(1) The dosage required to achieve a useful response will be lowered as the cofactor analog elicits the following enzyme kinetic parameters: high maximum velocity (Vmax) and low Michaelis-constants (Km) for tyrosine, oxygen and cofactor analog itself. Furthermore, retention of feedback inhibition by catecholamines that approximates the functioning of normal brain would encourage a uniform response as the concentration of drug in the brain changes. With adrenal tyrosine hydroxylase only a slight effect on Vmax and cofactor Km is observed when the 1-erythrodihydroxypropyl group of tetrahydrobiopterin is exchanged for a methyl group. In contrast, the Km's for both tyrosine and oxygen, and the Ki for dopa are all greatly increased. Modification of the stereochemistry of the dihydroxypropyl group or the chirality at carbon 6 has intermediate effects in comparison to replacement by a methyl. With striatal tyrosine hydroxylase, a single phenyl substituent at position 6 stimulates a higher Vmax and a lower cofactor Km than tetrahydrobiopterin. Disubstitution at C-6 with two methyl groups or with a methyl and a phenyl results in a Vmax to cofactor Km ratio similar to that with the 6-monomethyltetrahydropterin and superior to that of tetrahydrobiopterin. It is therefore possible to maintain desired enzyme kinetic parameters while at the same time blocking tautomeric rearrangement, for example with a methyl.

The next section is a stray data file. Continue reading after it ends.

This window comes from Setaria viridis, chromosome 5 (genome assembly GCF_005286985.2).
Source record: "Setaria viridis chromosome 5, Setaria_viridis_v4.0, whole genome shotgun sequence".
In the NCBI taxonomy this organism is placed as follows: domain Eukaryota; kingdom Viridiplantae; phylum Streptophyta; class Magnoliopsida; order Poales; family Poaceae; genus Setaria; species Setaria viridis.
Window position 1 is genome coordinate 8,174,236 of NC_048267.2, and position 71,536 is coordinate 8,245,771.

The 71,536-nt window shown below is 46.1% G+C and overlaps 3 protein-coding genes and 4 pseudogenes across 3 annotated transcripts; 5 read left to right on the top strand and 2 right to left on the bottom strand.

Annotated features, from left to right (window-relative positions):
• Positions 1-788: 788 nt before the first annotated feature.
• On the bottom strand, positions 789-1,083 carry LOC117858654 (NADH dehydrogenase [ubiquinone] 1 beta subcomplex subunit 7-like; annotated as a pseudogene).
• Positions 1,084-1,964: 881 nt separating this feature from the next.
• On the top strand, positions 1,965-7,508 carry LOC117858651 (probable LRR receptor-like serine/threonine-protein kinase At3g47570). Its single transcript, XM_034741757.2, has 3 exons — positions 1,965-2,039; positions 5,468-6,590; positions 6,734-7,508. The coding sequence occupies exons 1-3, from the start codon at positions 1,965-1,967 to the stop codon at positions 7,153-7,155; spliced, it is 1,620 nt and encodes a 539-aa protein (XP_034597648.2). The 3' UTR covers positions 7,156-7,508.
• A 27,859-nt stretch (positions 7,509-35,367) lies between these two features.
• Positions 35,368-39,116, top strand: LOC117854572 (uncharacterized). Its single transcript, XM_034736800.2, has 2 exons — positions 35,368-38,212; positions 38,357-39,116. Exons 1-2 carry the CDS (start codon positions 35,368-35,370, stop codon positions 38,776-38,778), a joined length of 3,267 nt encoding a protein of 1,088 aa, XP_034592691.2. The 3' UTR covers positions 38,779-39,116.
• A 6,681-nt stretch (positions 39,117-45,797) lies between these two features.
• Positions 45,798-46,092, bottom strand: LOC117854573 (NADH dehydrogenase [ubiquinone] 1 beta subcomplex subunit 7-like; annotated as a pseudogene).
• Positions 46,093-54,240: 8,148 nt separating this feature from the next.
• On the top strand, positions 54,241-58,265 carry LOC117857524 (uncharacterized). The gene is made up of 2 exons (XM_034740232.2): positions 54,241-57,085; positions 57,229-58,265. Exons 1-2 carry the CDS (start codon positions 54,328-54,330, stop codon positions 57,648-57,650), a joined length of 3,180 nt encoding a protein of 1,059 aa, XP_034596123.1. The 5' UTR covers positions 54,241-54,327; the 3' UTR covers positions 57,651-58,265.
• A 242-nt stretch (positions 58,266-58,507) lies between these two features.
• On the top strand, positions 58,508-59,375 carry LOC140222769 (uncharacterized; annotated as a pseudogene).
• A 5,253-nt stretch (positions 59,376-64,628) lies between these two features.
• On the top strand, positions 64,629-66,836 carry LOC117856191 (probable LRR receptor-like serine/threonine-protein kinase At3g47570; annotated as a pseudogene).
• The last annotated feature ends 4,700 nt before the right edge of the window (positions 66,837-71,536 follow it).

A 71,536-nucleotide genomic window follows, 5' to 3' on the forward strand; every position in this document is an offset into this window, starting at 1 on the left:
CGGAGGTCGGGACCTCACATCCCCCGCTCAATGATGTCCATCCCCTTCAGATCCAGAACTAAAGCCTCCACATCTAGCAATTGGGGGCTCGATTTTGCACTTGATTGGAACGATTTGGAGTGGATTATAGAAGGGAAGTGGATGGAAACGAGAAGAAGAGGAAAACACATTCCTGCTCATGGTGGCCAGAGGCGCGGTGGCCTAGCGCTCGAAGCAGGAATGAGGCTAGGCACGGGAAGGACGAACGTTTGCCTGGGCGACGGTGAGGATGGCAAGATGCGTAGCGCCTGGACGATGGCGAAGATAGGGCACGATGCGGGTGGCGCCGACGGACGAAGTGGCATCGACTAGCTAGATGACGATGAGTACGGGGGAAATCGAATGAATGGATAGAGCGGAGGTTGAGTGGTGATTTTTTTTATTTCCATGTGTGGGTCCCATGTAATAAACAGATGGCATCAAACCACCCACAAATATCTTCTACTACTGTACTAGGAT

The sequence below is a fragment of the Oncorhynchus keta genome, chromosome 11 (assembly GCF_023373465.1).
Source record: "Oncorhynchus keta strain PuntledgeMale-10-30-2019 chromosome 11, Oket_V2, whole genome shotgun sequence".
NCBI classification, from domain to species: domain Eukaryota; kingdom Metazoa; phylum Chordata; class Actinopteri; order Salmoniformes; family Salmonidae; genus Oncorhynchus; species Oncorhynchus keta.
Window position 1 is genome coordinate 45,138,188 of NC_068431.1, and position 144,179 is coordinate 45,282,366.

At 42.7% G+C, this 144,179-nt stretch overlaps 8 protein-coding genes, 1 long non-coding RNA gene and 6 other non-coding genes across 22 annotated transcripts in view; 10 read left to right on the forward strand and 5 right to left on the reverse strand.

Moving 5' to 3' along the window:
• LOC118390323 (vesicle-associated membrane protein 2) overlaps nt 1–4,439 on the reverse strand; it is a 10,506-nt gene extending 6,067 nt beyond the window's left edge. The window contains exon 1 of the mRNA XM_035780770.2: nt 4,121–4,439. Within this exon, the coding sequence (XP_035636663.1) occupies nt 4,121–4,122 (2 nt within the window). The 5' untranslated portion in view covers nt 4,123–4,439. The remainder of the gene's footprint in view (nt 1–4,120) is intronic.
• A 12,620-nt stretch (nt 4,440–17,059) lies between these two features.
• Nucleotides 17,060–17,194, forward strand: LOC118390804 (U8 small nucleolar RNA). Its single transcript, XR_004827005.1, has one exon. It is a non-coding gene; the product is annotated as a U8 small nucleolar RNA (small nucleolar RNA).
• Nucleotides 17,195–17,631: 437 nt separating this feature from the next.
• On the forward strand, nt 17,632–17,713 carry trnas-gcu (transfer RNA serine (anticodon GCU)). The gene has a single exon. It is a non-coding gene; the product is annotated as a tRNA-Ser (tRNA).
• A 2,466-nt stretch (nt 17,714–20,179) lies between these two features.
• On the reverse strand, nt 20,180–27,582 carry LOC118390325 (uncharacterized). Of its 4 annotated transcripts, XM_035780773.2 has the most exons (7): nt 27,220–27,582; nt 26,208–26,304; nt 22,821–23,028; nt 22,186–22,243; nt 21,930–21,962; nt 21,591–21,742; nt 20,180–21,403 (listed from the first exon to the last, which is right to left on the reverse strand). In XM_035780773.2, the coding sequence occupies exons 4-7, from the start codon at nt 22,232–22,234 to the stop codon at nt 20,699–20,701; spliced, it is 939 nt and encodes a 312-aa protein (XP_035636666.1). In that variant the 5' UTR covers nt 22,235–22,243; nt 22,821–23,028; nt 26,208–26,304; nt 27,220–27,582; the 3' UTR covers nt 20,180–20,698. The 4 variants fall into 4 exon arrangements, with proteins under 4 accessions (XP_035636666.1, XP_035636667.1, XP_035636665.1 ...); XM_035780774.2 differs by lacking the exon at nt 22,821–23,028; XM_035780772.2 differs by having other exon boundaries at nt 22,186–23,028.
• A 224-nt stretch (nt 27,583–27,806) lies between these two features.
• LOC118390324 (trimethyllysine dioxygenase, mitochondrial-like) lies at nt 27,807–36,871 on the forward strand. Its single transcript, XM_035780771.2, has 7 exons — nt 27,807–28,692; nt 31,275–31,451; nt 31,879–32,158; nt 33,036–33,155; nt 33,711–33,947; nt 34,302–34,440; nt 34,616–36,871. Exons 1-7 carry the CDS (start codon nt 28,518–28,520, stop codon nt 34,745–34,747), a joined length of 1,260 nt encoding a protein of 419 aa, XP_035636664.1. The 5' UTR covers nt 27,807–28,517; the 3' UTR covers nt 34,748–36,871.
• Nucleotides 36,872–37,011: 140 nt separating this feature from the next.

(2) The rate of transport of a drug across the blood-brain barrier and the concentration finally achieved in the brain for a given level in the peripheral circulation is directly related to dosage requirement. An increase in drug hydrophobicity is a means of promoting rapid equilibration through membranes. Although this increase may in part be obtained by alkylation of the 2-amino group, the position most likely able to carry a bulky substituent without deleterious changes in cofactor properties is position 6 as exemplified above by 6-phenyltetrahydropterin. However, 6-phenyltetrahydropterin itself is not a likely candidate for the treatment of Parkinson's disease, since as a result of the electron withdrawing phenyl ring the quinoid dihydropterin is highly unstable and very rapidly tautomerizes to the inactive 7,8-dihydropterin.